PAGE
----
Thursday, January 9, 2014



   File:Brandeisl.jpg   EDITOR'S NOTE:  Our Admiralty Legal Correspondent and Analyst, the late Justice Louis Brandeis. See Our post of Sunday January 5, 2014  for an explanation by the Great Namazu of how we were able to retain the services of a ghost who writes. Also if you didn't catch Justice Brandeis's earlier essays on the Pennsylvania -Reyes Doctrine or Punitive Damages, or The Walker -Reinhart Doctrine in Admiralty you might want to check them out; there is a strong correlation between these earlier essays and today's post.

  Just because I died doesn't mean that I don't still follow the progress of the law. I'm not here to provide revelations about the after life, but I can tell you that your compelling interests linger. One of the big changes in admiralty law that I've noticed evolving since the 1970s and continuing on today is the greater ease with which a finding of unseaworthiness based on clear statutory and regulatory duties may be made today. Today I think we may apply the term "Statutory Unseaworthiness" to such a finding, though it was not long ago that jurists would have scoffed at the concept.

Basically what appears to have happened since I left the bench is something of a statutory merging of the concepts of a "Safe Work Place" and a "Seaworthy Vessel". The duty of the ship owner to provide a "seaworthy vessel" has existed in the general maritime law of the English speaking peoples for centuries. Labor law came later. In the United States the Occupational Safety and Health Act (OSHA) (P.L.91-596) established  in 1970 a "general duty" for all employers to provide a workplace "free of recognized hazards. Over the years as additional laws addressed areas not covered in the original OSHA Act incorporated similar "general duties" and there came to be something of a blending of the ancient duty to provide a "seaworthy vessel" with the newer statutory duty to provide a "safe workplace". You might say that in the maritime context today the duty of the ship owner is to provide a safe work place aboard a seaworthy vessel.

 Rather early on a number of cases began to equate the duty to provide a safe work place with the duty to provide a seaworthy vessel. See: John R. Buckner v. State Boat Operators, Inc. et al, Civ. A, No. 86-898 USDC, E.D. Louisiana ( 680 F.Supp. 239)  and  Herbert v. Otto Candies [402 F. Supp 503 (E.D. LA 1975). The appearance of this language in the case law in this time frame reflects language in Section 5 of the Occupational Safety and Health Act of 1970 (29 USC 651-678). This blending of the duty to provide a "seaworthy vessel" and a "safe work place" has broadened the meaning of a "seaworthy vessel" to some considerable extent. These is no doubt that a "seaworthy vessel" in the eyes of the American courts today is more than sound of hull , appurtenances, and rigging. A "seaworthy vessel" today is a "safe work place" with proper crew levels , safe access and egress, safe walking and working surfaces, and many other considerations previously un-thought of . Today , the duty to provide a "safe work place "aboard a commercial vessel is often a matter of quite specific statute or regulations.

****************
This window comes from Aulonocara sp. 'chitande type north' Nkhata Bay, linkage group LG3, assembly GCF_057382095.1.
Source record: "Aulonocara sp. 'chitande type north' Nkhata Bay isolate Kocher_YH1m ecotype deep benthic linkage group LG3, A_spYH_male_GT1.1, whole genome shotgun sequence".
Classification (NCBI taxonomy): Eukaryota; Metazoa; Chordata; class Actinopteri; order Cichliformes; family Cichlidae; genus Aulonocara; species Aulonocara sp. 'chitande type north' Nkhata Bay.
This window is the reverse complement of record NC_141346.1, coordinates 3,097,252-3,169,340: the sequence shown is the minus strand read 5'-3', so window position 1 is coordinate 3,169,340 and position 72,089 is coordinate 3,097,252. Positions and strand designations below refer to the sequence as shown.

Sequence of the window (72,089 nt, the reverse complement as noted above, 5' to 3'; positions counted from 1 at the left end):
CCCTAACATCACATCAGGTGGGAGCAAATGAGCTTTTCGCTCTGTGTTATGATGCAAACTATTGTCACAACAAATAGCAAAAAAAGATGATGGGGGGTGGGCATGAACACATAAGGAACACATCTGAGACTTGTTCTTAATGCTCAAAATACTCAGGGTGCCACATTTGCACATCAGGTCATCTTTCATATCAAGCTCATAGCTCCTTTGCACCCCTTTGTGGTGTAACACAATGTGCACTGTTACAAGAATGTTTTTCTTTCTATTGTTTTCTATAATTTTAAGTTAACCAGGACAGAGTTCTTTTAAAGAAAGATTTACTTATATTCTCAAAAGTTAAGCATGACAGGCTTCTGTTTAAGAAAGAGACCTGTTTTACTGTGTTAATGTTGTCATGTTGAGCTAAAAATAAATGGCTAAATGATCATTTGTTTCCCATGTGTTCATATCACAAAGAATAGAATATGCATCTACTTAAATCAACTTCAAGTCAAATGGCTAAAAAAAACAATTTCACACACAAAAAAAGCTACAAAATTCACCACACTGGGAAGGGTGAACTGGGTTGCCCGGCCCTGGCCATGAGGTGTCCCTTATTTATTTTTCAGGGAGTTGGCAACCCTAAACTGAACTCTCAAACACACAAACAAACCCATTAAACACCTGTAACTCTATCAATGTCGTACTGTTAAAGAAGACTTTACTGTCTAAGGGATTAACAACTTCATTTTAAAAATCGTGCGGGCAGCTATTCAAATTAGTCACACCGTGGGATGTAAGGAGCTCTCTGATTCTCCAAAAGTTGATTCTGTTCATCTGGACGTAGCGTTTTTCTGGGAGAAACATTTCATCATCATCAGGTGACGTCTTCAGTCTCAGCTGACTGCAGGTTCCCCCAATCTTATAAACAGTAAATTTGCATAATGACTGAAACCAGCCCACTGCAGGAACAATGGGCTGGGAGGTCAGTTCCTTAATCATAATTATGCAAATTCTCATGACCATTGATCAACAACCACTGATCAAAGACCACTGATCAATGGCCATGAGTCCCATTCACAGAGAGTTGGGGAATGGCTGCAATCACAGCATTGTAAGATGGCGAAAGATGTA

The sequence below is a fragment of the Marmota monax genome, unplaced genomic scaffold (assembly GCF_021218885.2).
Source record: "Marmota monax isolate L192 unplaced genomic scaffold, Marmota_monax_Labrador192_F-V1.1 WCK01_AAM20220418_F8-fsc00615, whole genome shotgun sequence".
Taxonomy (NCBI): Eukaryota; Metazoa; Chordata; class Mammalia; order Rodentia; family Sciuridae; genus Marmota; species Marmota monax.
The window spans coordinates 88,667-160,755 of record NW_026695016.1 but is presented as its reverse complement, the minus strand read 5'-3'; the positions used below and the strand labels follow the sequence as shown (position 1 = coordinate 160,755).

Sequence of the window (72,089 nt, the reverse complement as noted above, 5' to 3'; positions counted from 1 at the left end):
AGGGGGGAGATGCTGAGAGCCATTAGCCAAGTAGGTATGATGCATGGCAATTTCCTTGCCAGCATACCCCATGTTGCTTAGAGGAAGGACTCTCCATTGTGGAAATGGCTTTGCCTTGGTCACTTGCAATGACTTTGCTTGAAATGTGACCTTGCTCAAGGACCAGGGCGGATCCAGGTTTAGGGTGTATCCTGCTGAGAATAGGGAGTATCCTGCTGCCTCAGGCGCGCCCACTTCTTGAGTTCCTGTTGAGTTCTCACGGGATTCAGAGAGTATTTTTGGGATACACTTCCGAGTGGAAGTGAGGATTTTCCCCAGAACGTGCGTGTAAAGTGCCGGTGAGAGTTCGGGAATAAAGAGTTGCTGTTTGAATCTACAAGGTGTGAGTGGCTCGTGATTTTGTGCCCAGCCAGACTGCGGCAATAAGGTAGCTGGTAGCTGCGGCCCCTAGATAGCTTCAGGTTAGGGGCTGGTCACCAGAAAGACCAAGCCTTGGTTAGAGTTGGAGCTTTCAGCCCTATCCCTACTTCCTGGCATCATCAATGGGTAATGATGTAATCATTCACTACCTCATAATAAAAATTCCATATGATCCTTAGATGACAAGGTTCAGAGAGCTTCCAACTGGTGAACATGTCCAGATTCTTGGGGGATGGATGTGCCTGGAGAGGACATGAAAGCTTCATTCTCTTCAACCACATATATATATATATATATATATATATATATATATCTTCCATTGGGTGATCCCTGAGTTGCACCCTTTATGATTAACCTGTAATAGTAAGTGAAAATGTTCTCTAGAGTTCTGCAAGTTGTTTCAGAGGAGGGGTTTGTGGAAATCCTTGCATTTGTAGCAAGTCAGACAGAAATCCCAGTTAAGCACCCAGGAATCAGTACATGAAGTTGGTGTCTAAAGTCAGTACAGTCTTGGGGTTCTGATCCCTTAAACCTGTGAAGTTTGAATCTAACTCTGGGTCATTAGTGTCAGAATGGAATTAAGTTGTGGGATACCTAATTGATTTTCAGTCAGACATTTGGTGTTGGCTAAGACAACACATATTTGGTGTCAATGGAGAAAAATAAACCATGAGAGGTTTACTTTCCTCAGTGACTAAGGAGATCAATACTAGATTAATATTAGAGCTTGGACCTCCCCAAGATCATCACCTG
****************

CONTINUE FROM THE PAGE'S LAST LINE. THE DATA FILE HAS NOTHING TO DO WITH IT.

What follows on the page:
To fully understand and apply or defend against the concept of "statutory unseaworthiness" the advocate must completely understand the relevant vessel's status relative to the several statutes imposing the "general duty" to maintain the vessel "free of recognized hazards", the definition of "recognized hazards", and the specific regulations that apply to the relevant class of vessels. I suggest as a starting point that the advocate review the discussions and cases cited in the American Admiralty Bureau's COMMENTATOR VOL .1 , COMMENTS 3 and 4 which appear on line here in updated form in the AAB's AUTHORITATIVE LITERATURE SECTION. Once in the section just scroll down to the American Admiralty Bureau Publications section. When I was a live justice on a real bench I had my doubts about "statutory unseaworthiness", not today however, the law has grown.

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